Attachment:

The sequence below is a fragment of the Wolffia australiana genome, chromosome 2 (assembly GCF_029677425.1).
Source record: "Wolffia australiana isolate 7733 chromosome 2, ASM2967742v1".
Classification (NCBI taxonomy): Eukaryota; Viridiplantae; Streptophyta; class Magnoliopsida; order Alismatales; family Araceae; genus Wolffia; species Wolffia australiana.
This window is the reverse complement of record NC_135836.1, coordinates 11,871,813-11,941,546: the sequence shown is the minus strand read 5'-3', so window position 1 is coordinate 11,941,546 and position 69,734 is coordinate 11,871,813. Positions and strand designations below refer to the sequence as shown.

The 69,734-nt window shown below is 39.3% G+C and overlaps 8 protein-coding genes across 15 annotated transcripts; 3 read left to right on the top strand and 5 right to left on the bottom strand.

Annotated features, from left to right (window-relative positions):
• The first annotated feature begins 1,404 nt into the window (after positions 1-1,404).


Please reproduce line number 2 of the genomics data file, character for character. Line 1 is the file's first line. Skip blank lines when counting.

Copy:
Source record: "Wolffia australiana isolate 7733 chromosome 2, ASM2967742v1".